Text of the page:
Anne Parkson feels neglected by her lawyer-husband Ted, so she falls in love with night-club owner Tony Arnello, a shady character who is a client of her husband's. This being a MGM picture... . You can read more in Google, Youtube, Wiki
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Jeffrey H (ru) wrote: Saw this movie in Hong Kong I think. It was both scary and hilarious. Loved it! trying to find it on dvd. Had some good dry humor as well as slapstick. Surprised it's not doing better here.
Jeffrey C (br) wrote: It's funny, and has a good plot, but some of the acting is REALLY bd.
Andreas K (jp) wrote: En skon ma bra film av Tysklands svar pa Joseph Fares
Sara E (de) wrote: An uncompromising tale of dirty deeds, vengeance and love.When you've adjusted to the haze of blood-drenched hallucinations and perpetually grinning maniacs you'll a find a solid story and fascinating characters. Also, this film is pure gleeful, carnage soaked FUN :D
Tom G (fr) wrote: White Squall is at it's most beautiful and inspirational when it doesn't try to be. However, it is a great lesson in character development and genuine story telling. Heartbreaking to its core, White Squall is definitely one to watch.
Andres C (br) wrote: I liked the movie but it hurts very badly acted Georges Corraface as Christopher Columbus. Timothy Dalton was better. But the performance of Benicio del Toro worth. And Mario Puzo knows nothing of Christopher Columbus.
GMan (kr) wrote: this was a classic i loved this one
Adam S (kr) wrote: I don't see much stylistic difference between this film and other Mizoguchi films of this late period in his career, but according to Tony Rayns on his typically excellent overview of the film on the Masters of Cinema DVD, Mizoguchi, ever the grumpy studio auteur, wasn't happy with the assignment (or the leading man), and breezed through the shoot (his third of the year) in a month's time. Despite Mizoguchi's reservations about the studio assignment and his actors, there's no denying that his cinematic form is impeccable as always, and Miyagawa's cinematography is overwhelmingly beautiful.
sabrina i (br) wrote: This one is sortof like 'The Killers' except it improves on it in one aspect - the love story. That film lacked the intense passion we usually see in noirs so this one more or less makes up for it. Lancaster's character is clearly obsessed with his ex-wife and we see him ruin his life over it. Typical noir, we got a narration, we got fatalism, we got the moody lighting, a heist..so I guess this one is like noir's greatest hits. Pretty much whatever one loves about noir-this film has. Still, I found some parts of the film surprising. It wasn't all predictable and Lancaster is very good in this. I didn't feel sorry for him, his character is an idiot :P though I'd like to say I'm always fascinated by how in film noir-these character always talk about being pulled towards something or how it's their fate and they have no control or how they know they shouldn't be doing what they are doing but can't stop themselves. They KNOW it won't end well but they give in and just let it happen. That's what I find so fascinating about film noir. Anyways, my favorite scene is one that's quite suspenseful...when Lancaster is in his hospital bed and is pretty much just waiting to be murdered. Excellent scene, beautifully photographed. Overall...great noir!
SV G (ag) wrote: A sweet ol' classic starring Clark Gable as Blackie a nightclub and gambling hall owner who's bestfriend is a Priest played by Spencer Tracy. Blackie hires and falls for a songstress played by Jeanette McDonald and this all leads up to the San Francisco earthquake of 1908 - of which this movie from 1936 surprisingly does very good special effects for it's time. A big tear-jerker of an ending.
Baurushan J (fr) wrote: Probably one of the most underrated Sharon Stone films if not the most. This is my review of Sliver. The story is about a book editor named Carly played by Sharon Stone who moves into a new apartment and meets a few curious neighbours especially Zeke played by William Baldwin who is hiding something from her even though Carly is attracted to Zeke. While Zeke, an obsessive voyeur, watches his tenants from a bank of television screens at his headquarters. But when Carly discovers Zeke's voyeurism, she herself becomes obsessed with the daily lives of her neighbors. Whilst so many critics may hate this movie, for me, this movie was so good. It has strong writing, powerful performances, an intense soundtrack and an ending you never see coming towards till the very last second. Sharon Stone is a sexy badass in this movie and she will get you laid within less than halfway through the movie, trust me. All the other actors including William Baldwin, Tom Berenger and CCH Pounder all give strong performances. Overall, Sliver is an intense, glorious, dramatic, suspenseful, mystery-filled masterpiece. Sliver gets a 9/10.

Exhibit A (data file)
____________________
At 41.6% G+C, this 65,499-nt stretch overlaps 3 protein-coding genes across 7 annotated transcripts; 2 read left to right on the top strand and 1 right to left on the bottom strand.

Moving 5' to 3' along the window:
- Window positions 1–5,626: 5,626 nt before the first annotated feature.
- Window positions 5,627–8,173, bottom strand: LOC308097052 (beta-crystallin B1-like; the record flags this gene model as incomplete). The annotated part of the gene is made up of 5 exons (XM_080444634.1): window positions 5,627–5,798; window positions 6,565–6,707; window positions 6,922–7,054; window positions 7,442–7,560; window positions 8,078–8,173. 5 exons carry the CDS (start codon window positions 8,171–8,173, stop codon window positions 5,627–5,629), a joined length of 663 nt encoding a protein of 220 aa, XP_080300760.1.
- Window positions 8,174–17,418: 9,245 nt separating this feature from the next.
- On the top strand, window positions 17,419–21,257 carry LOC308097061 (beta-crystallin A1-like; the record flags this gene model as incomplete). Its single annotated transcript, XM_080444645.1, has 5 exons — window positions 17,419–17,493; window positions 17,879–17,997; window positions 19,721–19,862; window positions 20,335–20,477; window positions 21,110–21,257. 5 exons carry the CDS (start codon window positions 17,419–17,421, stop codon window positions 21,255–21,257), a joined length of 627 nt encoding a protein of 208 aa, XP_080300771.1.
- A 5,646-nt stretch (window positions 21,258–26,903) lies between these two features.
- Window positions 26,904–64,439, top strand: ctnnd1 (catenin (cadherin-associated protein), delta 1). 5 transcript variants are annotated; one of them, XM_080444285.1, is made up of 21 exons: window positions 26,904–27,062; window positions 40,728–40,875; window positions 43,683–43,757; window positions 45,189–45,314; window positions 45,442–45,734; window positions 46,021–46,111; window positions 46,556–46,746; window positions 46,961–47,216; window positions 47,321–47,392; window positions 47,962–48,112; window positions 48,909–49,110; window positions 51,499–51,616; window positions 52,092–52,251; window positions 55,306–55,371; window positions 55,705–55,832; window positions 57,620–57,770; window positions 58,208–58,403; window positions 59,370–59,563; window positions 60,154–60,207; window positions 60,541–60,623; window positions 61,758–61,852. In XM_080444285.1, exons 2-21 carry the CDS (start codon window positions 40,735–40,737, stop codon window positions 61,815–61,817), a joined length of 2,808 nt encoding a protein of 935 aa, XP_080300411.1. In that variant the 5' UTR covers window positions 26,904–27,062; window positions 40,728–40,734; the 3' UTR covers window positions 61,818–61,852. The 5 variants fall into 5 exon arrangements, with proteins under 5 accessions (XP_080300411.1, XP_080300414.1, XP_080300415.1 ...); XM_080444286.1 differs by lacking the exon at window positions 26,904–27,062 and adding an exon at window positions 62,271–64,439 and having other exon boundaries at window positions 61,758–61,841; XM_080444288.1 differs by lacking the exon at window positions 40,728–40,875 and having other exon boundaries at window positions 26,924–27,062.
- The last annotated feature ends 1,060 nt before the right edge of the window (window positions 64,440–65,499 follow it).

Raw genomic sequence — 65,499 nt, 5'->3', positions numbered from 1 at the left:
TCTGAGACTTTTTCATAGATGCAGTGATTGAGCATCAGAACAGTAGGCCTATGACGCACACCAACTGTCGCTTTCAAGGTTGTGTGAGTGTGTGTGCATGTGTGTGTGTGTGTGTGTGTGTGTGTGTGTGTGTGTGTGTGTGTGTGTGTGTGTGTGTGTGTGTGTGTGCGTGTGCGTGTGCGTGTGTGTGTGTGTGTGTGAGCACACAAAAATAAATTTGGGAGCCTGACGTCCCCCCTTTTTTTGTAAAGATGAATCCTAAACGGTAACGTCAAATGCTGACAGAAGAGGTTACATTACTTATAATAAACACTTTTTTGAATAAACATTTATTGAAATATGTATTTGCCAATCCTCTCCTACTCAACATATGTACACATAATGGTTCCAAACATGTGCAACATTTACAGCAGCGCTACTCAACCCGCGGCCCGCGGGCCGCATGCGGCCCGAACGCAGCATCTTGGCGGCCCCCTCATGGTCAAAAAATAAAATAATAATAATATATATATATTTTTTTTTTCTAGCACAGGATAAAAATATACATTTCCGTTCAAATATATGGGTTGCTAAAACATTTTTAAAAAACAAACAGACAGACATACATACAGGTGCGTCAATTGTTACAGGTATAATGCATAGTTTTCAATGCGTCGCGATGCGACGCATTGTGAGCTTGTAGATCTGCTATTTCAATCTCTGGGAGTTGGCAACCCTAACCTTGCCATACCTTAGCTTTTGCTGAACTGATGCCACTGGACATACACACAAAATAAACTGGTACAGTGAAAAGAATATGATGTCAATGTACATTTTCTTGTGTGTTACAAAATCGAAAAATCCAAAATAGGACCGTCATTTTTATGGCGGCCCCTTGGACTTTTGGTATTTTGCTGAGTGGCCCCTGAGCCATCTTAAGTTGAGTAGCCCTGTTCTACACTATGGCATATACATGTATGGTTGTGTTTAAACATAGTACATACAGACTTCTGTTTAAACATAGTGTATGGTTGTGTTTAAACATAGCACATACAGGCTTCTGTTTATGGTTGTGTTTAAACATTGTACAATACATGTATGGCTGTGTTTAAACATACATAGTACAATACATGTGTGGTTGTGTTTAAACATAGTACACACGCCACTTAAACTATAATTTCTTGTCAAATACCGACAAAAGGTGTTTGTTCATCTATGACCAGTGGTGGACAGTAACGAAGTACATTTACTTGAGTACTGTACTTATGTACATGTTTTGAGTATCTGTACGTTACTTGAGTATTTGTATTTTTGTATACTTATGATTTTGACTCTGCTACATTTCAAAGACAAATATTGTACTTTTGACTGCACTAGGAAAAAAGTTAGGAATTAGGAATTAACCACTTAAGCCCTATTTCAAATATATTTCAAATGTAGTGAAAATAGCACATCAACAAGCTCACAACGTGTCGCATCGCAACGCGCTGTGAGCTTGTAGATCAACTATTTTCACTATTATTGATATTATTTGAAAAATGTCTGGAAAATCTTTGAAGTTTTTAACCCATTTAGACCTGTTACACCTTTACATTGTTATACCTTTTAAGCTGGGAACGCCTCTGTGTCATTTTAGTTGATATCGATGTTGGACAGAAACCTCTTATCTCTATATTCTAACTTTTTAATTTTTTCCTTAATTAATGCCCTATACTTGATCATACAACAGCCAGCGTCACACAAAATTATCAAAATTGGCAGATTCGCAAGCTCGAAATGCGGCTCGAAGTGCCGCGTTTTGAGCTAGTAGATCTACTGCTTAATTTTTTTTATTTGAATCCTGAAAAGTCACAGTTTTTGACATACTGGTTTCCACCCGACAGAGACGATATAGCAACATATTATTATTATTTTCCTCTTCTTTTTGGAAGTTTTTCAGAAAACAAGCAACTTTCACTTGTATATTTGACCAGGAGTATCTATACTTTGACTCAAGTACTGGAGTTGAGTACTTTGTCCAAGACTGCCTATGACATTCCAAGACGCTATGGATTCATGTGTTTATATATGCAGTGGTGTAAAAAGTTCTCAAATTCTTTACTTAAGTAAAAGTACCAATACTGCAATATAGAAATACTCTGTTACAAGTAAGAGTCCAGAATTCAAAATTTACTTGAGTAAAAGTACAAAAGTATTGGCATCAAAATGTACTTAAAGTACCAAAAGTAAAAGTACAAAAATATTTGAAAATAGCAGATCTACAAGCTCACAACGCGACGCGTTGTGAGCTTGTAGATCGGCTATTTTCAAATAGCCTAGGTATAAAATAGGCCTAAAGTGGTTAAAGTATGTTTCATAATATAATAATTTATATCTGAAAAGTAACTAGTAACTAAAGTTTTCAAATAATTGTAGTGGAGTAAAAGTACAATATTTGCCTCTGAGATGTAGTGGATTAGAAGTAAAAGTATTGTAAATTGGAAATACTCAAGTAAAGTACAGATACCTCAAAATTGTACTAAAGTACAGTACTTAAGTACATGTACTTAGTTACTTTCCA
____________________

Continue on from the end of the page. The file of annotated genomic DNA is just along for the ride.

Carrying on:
Henry P (it) wrote: 1/14/17A long time ago, in a living room far, far away...Star Wars Episode II: Attack of the Clones ReviewThere is unrest in the minds of Star Wars fans. The Phantom Menace just kept its head above water, worth sitting through at least once or every-now-and-then. The next chronological installment/second prequel does just that too, with less Jar-Jar (Ahmed Best). We open with the opening crawl (obviously) and then tilt up instead of down to Coruscant, where Naboo's Senator arrives, before an explosion takes her life. Wait, that was a decoy, and real Senator/Former Queen Padme Amidala (Natalie Portman) reveals herself to be among the pilots (wow, those Nabooians are so cautious with their leaders, and maybe a little paranoid). What follows is a series of people talking in circles (which repeats itself throughout and brings space adventures and mysteries to a screeching halt), and then things heat up when Obi-Wan Kenobi (Ewan McGregor) and Anakin Skywalker (Hayden Christensen) arrive to guard Senator Amidala after their only run-in with Jar-Jar, who's been reduced in role for this movie, but expanded in role for the larger Star Wars Universe. When a bounty hunter tries killing Padme, Obi-Wan and Anakin get into a high-octane speeder chase that ends with the beginning of a conspiracy being pulled apart throughout. Instead of just focusing on this conspiracy, we get Anakin doing more Padme guarding injected in, followed by their bad romance, which can be explained simply: they've been repressing their emotions in the decade between I and II for the good of the Jedi Order and their political system. Maybe it was the force keeping balance, but I'm gonna admit this love story gets cringe worthy, but whatever you feel about it, this is Lucas' vision. Sorry to say his vision also had a mix of great and horrendous CGI. The good news: Coruscant and Kamino were brilliant looking and the massive CGI battles (while lacking a human link to humanize it) didn't blow you away, even if it was a little too big. The bad news is that several green-screens are so obviously fake. The ones used for windows showing Coruscant's skyline worked well, but when you see Anakin riding his speeder down the Tatooine dunes or Dooku doing the same thing in the Geonosis dunes. The CGI characters aren't horrendous, just a little odd (this technology was in its infancy at the time) but well detailed. And they advance the plot in some form or another. All of this is set to John Williams' great soundtrack, that never fails to disappoint. His main theme music "Across the Stars" really captures the romantic tension George Lucas fails to sell if you don't think about how emotionally repressed the two are. Their dialogue isn't great, but the bad dialogue can actually have some good meaning: Anakin's "sand monologue," as I call it, is actually a reasonable thing for him to say, because he grew up on a desert planet, in the sand! Just like eskimos would have more words for snow than we do, he would have more knowledge and descriptiveness for sand. It feels redundant, but it's something he knows, and it's what he can use as a parallel to Padme in his twisted world of joining the Jedi Order too late. Overall, Attack of the Clones is not the attack on cinema people make it out to be, but I can understand why: mixed-result CGI and never-ending political debates bringing the pace to a screeching halt to the space adventure. I know this is just opinion, but I like (not love) Attack of the Clones for its coherent story, decent (but forgivably flawed) character development, everything there for the sake of telling how the war Anakin Skywalker would fight in and eventually lead to the Original Trilogy, a John Williams soundtrack that does its job in the movie and is worth listening to outside of it, and dialogue that makes sense to George Lucas and the Star Wars Universe, but not to most other people. Thanks, and may the force be with you.9/21/13Coming off the heels of The Phantom Menace, Attack of the Clones proves to be my least favorite Star Wars. While the CGI imagery improved, the story proves to drag on and on with things like flying through Coruscant being one of only few exciting scenes. Hayden Christianson takes on the role of an Anakin 10 years older than Jake Lloyd's. While girls and women may like his looks, no one will like his acting. And they say Natalie Portman sounded like a robot in The Phantom Menace. She was speaking in a royal tone to sound dignified, and allow Kiera Knightly as her royal body double to go unnoticed. This is unexcusable. This is why I prefer Matt Lanter's Clone Wars voice. Confident, bold, neither of these are present in Hayden Christianson. Ewan McGregor starts to look more like the Obi-Wan my parents knew before George Lucas and Steven Spielburg snapped. The plot may not be desirable to retro fans, but here's the thing: Jedi worked for Republic, they strayed from light, that's what this is about. Sorry it's so political, but we should just accept that's how the Jedi Order fell. Finally, the dialogue was pretty stale. Mostly. Some lines actually stuck in my mind. If I listed them, I'd spoil the movie. If you like chronological order like me, or enjoy a solid John Williams Soundtrack, or just like quality abuse of CGI, I'd reccomend this movie. But not if you hate abuse of CGI, if you hate dull actors (Sorry Hayden, but you should have used a little more emotion) or just wish to forget this one. Until next time, may the force be with JJ Abrams for Episode VII.5/12/12Star Wars Episode II may be the least popular Star Wars film of all six. True, there is not a single original piece of dialouge, but everything else makes up for it. For example, the characters were verly likeable. I personally am a big fan of CGI creatures, since they can do more than puppets/muppets, which is why I absolutly love seeing the CGI Yoda whip out his lightsaber, and fight Dooku with it. Also, there was excellent quality of the images, but there was a shot or two where greenscreens were obvious. Finally, I just love a John Williams score. Doesn't evrybody? Bottom line, Star Wars Episode II is the least popular movie in the saga, but it's Star Wars, so we can forgive a let down.